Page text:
Monthly Utilities (including internet): £196,
Council Tax: £100
Monthly Utilities (including internet): £196
Both London and New York are fortunate to have an extensive transport system of buses, trains and underground networks to help ferry the millions of inhabitants around the city everyday. In New York the metro alone transports a staggering 1.65 billion people every year, compared to 1.2 million in London. It’s also much more comprehensive in New York, with 24 lines to London’s 11 and nearly double the number of stations, as well as running 24 hours a day.
Despite the apparent supremacy of New York’s subway system, it’s actually much cheaper than London too due to the ‘flat fare’ rather than the zone fares imposed in the UK. A single journey on the New York Metro or bus service costs £2.00, while on the London Underground a journey costs £2.30 - £6.90 depending on the zone with an Oyster Card or contactless payment card, and £4.80 - £8.40 without. Monthly passes are also much more budget-friendly in the Big Apple, with a 30 day pass in New York available for £88 compared to £123.30-£320.30 in London.
Taxis are also notably cheaper in New York compared to London’s eye-wateringly expensive black cabs. The average journey cost in New York per kilometre is £1.35 compared to £3.30 in London, although both cities now benefit from budget-friendly taxi apps such as Uber which brings down the average taxi spend.
Single Journey Underground: £2.30 - £6.90 with an Oyster card,
Single Journey Bus: £1.50,
Monthly Pass: £123.30 - £320.30
Single Journey Underground: £2.00,
Single Journey Bus: £2.00,
Monthly Pass: £88
Weekly Shop (Groceries & Toiletries)
Londoners may pay more for rent and utilities, but we do save money on the weekly grocery shop compared to New Yorkers - supermarket prices are around 25% cheaper in the UK according to some reports for the similar products. Fresh food such as fruit, vegetables, meat and bread is much more expensive in New York, with bread more than double the price in certain cases. Toiletries and personal care products are also generally cheaper in London.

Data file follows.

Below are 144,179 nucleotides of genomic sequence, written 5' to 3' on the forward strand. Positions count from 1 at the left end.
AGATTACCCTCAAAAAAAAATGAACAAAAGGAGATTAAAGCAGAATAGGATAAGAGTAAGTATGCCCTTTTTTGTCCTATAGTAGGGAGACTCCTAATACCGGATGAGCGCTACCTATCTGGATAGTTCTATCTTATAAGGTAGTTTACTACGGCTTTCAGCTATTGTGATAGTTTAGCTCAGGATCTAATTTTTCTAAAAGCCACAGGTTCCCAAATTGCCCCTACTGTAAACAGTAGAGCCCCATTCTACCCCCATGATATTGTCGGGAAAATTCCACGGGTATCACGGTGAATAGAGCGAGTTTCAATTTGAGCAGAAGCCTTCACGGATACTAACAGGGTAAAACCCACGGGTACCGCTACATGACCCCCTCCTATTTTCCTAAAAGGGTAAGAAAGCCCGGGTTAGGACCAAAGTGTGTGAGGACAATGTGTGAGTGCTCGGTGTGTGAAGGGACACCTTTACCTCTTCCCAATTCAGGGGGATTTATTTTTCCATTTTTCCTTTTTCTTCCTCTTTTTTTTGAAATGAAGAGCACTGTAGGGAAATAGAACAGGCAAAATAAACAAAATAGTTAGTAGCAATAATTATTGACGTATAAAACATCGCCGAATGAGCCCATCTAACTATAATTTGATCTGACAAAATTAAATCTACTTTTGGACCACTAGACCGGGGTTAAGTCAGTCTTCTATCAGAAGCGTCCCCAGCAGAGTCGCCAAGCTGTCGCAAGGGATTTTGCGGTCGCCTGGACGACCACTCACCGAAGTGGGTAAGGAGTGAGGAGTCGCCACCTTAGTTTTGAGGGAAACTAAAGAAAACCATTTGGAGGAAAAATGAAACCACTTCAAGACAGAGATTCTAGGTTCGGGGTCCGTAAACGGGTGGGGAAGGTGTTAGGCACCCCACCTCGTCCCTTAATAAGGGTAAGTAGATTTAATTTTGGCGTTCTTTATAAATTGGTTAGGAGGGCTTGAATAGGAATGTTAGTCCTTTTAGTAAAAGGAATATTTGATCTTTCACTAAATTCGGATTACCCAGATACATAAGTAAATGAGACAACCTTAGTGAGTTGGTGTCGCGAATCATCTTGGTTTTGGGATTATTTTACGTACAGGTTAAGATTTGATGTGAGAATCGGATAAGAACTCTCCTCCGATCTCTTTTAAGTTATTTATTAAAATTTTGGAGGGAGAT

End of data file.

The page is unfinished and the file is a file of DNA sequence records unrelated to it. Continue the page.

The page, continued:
The higher cost of groceries in New York are partly due to the lack of large supermarkets in the city, meaning residents tend to shop at a selection of small stores which don’t have the range of products or budget options which can be found in somewhere such as a large Tesco in London. It’s also more expensive to purchase organic, free-range or hormone-free products in New York than it is in London.
Loaf of bread: £47p,
Large milk: £1
Single toilet roll: 39p
Loaf of bread: £1.28, Large milk: £1.40,
Toilet roll: 55p
Entertainment, Leisure and Going Out
When it comes to activities, attractions and enjoying all that the city has to offer, New York and London are very close in cost. Bars and clubs stay open later in New York although London boasts more venues, and a night out is likely to cost you around the same in either city whether you’re in a dive bar or a classy cocktail spot.
Restaurant prices are also very similar, with both enjoying a range of eating out options from quick sandwich shops and budget cafes to Michelin-starred establishments. Cinema tickets are identical with New York, with an adult ticket for a new film at the AMC in Times Square costing around £11 in both cities. Culture is cheaper in the UK with most of London’s museums being free to enter, while in New York admission to attractions such as the Metropolitan Museum of Art or MOMA is £19 for adults. London also boasts more green spaces, gardens and parks to enjoy, with an incredible 62% of the city made up of greenery compared to just 14% in New York.
London: Cinema ticket: £11,
Average three-course meal for two: £52,
Museum admission: Free
Cinema ticket: £11,
Average three-course meal for two: £60,
Museum admission: £16
Prices accurate as of September 2017 (exchange rate: £1/$1.34)